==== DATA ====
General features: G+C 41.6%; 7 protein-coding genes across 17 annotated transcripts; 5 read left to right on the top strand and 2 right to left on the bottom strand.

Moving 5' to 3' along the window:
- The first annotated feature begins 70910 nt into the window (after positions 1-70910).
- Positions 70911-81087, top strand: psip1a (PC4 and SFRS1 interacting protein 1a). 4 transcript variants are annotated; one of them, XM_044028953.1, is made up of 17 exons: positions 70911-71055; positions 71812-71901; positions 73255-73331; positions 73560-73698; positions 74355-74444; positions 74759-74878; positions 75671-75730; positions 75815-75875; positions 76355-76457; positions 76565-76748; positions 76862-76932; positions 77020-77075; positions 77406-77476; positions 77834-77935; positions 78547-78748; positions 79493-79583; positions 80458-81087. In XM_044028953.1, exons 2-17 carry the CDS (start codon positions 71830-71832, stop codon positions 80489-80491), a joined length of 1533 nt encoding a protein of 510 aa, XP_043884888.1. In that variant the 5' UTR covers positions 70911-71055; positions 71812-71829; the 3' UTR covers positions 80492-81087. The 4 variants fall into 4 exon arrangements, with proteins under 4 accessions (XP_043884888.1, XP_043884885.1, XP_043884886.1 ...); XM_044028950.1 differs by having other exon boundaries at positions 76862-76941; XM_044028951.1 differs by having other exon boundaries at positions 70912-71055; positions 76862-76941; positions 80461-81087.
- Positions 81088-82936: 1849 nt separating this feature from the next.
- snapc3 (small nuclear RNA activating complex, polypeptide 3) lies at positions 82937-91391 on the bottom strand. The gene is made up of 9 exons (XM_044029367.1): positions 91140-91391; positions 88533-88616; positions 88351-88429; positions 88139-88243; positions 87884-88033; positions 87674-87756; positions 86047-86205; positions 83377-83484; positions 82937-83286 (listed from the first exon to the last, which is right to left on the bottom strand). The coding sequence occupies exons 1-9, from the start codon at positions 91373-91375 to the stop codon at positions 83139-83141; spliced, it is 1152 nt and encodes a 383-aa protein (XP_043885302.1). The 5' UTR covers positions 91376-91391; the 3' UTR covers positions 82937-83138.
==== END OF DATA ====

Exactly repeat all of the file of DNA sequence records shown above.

General features: G+C 41.6%; 7 protein-coding genes across 17 annotated transcripts; 5 read left to right on the top strand and 2 right to left on the bottom strand.

Moving 5' to 3' along the window:
- The first annotated feature begins 70910 nt into the window (after positions 1-70910).
- Positions 70911-81087, top strand: psip1a (PC4 and SFRS1 interacting protein 1a). 4 transcript variants are annotated; one of them, XM_044028953.1, is made up of 17 exons: positions 70911-71055; positions 71812-71901; positions 73255-73331; positions 73560-73698; positions 74355-74444; positions 74759-74878; positions 75671-75730; positions 75815-75875; positions 76355-76457; positions 76565-76748; positions 76862-76932; positions 77020-77075; positions 77406-77476; positions 77834-77935; positions 78547-78748; positions 79493-79583; positions 80458-81087. In XM_044028953.1, exons 2-17 carry the CDS (start codon positions 71830-71832, stop codon positions 80489-80491), a joined length of 1533 nt encoding a protein of 510 aa, XP_043884888.1. In that variant the 5' UTR covers positions 70911-71055; positions 71812-71829; the 3' UTR covers positions 80492-81087. The 4 variants fall into 4 exon arrangements, with proteins under 4 accessions (XP_043884888.1, XP_043884885.1, XP_043884886.1 ...); XM_044028950.1 differs by having other exon boundaries at positions 76862-76941; XM_044028951.1 differs by having other exon boundaries at positions 70912-71055; positions 76862-76941; positions 80461-81087.
- Positions 81088-82936: 1849 nt separating this feature from the next.
- snapc3 (small nuclear RNA activating complex, polypeptide 3) lies at positions 82937-91391 on the bottom strand. The gene is made up of 9 exons (XM_044029367.1): positions 91140-91391; positions 88533-88616; positions 88351-88429; positions 88139-88243; positions 87884-88033; positions 87674-87756; positions 86047-86205; positions 83377-83484; positions 82937-83286 (listed from the first exon to the last, which is right to left on the bottom strand). The coding sequence occupies exons 1-9, from the start codon at positions 91373-91375 to the stop codon at positions 83139-83141; spliced, it is 1152 nt and encodes a 383-aa protein (XP_043885302.1). The 5' UTR covers positions 91376-91391; the 3' UTR covers positions 82937-83138.